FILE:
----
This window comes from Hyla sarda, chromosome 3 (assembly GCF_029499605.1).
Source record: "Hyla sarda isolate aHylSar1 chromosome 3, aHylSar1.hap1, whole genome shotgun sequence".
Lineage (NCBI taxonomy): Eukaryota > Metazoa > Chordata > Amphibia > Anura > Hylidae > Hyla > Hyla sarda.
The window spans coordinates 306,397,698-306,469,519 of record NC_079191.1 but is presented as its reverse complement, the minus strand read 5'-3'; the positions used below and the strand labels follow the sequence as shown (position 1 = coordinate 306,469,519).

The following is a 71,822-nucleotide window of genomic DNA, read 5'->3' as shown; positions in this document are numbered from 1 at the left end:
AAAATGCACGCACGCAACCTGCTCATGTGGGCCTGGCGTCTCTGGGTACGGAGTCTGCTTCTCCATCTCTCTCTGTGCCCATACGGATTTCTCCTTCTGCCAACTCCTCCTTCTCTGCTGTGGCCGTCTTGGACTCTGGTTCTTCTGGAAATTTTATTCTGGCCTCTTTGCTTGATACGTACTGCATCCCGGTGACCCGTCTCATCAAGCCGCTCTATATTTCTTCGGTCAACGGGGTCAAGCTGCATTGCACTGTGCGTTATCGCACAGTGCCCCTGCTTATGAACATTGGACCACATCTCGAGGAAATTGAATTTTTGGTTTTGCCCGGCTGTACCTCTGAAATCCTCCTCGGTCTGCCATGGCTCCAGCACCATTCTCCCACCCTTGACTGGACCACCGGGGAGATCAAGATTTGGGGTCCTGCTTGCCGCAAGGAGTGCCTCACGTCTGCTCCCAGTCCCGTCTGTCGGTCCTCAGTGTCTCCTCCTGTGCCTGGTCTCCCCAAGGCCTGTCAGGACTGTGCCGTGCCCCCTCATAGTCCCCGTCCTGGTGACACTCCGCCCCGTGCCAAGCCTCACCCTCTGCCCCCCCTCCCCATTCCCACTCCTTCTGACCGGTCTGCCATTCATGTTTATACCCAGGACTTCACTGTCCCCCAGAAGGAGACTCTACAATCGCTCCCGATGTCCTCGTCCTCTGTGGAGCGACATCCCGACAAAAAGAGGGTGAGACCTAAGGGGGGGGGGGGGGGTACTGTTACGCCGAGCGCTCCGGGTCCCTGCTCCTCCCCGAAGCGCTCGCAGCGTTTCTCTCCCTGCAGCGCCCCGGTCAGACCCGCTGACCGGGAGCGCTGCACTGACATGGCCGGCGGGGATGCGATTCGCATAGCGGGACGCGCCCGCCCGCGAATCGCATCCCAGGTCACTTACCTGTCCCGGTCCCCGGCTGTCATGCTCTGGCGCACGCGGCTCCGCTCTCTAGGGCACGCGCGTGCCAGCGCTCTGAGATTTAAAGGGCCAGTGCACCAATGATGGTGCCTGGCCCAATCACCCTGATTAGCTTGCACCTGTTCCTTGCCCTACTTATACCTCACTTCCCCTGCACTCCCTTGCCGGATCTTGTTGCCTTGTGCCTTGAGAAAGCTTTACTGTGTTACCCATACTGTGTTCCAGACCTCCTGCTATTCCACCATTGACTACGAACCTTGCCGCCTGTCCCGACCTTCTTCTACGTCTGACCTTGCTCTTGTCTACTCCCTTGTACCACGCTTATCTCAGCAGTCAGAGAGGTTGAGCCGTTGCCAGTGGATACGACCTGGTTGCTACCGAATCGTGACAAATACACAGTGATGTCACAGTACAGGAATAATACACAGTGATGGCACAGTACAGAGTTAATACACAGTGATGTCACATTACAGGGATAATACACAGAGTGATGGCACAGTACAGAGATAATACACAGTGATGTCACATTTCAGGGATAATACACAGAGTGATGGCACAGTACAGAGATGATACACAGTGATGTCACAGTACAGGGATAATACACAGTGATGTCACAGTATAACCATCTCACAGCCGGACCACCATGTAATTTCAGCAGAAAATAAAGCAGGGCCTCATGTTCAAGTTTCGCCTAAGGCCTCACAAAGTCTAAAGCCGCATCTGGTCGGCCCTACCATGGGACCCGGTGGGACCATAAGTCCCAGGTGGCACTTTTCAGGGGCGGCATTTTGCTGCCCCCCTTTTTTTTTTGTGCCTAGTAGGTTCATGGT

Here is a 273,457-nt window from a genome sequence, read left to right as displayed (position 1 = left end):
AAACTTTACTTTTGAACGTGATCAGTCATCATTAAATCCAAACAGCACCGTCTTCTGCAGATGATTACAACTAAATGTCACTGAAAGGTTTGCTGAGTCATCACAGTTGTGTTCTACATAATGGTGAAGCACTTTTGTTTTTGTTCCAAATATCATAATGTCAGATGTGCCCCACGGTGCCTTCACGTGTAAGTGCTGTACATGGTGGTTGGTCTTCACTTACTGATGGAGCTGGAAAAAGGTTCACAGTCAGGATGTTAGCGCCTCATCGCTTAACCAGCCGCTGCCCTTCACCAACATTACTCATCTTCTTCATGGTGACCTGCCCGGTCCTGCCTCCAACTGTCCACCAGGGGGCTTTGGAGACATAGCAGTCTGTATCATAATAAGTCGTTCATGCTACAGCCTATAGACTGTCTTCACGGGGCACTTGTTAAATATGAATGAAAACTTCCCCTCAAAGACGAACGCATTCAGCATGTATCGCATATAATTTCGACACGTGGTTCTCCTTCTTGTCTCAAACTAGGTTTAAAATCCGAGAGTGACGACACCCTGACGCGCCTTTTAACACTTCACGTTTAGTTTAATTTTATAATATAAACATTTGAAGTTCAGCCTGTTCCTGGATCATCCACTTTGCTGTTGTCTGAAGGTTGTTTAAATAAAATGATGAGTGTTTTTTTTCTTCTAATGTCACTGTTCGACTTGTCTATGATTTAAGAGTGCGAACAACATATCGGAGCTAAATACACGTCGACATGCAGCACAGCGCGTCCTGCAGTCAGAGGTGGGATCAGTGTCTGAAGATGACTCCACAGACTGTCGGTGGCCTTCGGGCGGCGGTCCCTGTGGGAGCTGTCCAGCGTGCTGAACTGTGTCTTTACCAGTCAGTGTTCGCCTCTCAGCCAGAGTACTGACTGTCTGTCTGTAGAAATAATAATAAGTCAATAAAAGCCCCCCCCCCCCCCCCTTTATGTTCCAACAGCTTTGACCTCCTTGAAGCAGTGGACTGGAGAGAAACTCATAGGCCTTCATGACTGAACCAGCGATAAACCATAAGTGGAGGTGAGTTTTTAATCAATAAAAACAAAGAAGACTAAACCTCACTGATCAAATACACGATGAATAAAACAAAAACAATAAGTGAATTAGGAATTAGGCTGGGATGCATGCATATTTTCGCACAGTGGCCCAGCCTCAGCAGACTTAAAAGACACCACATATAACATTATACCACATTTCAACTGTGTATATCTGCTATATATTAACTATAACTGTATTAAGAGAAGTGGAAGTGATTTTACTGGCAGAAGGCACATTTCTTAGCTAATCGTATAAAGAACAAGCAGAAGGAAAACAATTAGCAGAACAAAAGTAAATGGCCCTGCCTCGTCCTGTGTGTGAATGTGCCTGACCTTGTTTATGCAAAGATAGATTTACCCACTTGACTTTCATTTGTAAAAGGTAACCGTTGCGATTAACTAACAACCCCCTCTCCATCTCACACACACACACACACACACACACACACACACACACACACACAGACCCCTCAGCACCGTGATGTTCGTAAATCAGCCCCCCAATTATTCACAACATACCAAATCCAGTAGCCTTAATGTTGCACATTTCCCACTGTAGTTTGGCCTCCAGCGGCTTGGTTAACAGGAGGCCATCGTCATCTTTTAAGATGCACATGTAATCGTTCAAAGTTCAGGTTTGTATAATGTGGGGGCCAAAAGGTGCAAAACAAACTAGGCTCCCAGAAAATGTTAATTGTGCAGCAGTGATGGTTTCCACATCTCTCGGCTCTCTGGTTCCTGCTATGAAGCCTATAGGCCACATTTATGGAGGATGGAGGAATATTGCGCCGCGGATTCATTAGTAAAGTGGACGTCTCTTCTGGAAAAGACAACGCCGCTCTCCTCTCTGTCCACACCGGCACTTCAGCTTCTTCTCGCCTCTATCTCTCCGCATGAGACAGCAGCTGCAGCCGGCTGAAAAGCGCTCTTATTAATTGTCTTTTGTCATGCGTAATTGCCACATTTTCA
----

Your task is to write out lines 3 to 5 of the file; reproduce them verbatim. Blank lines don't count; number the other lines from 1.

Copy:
Lineage (NCBI taxonomy): Eukaryota > Metazoa > Chordata > Amphibia > Anura > Hylidae > Hyla > Hyla sarda.
The window spans coordinates 306,397,698-306,469,519 of record NC_079191.1 but is presented as its reverse complement, the minus strand read 5'-3'; the positions used below and the strand labels follow the sequence as shown (position 1 = coordinate 306,469,519).

The following is a 71,822-nucleotide window of genomic DNA, read 5'->3' as shown; positions in this document are numbered from 1 at the left end: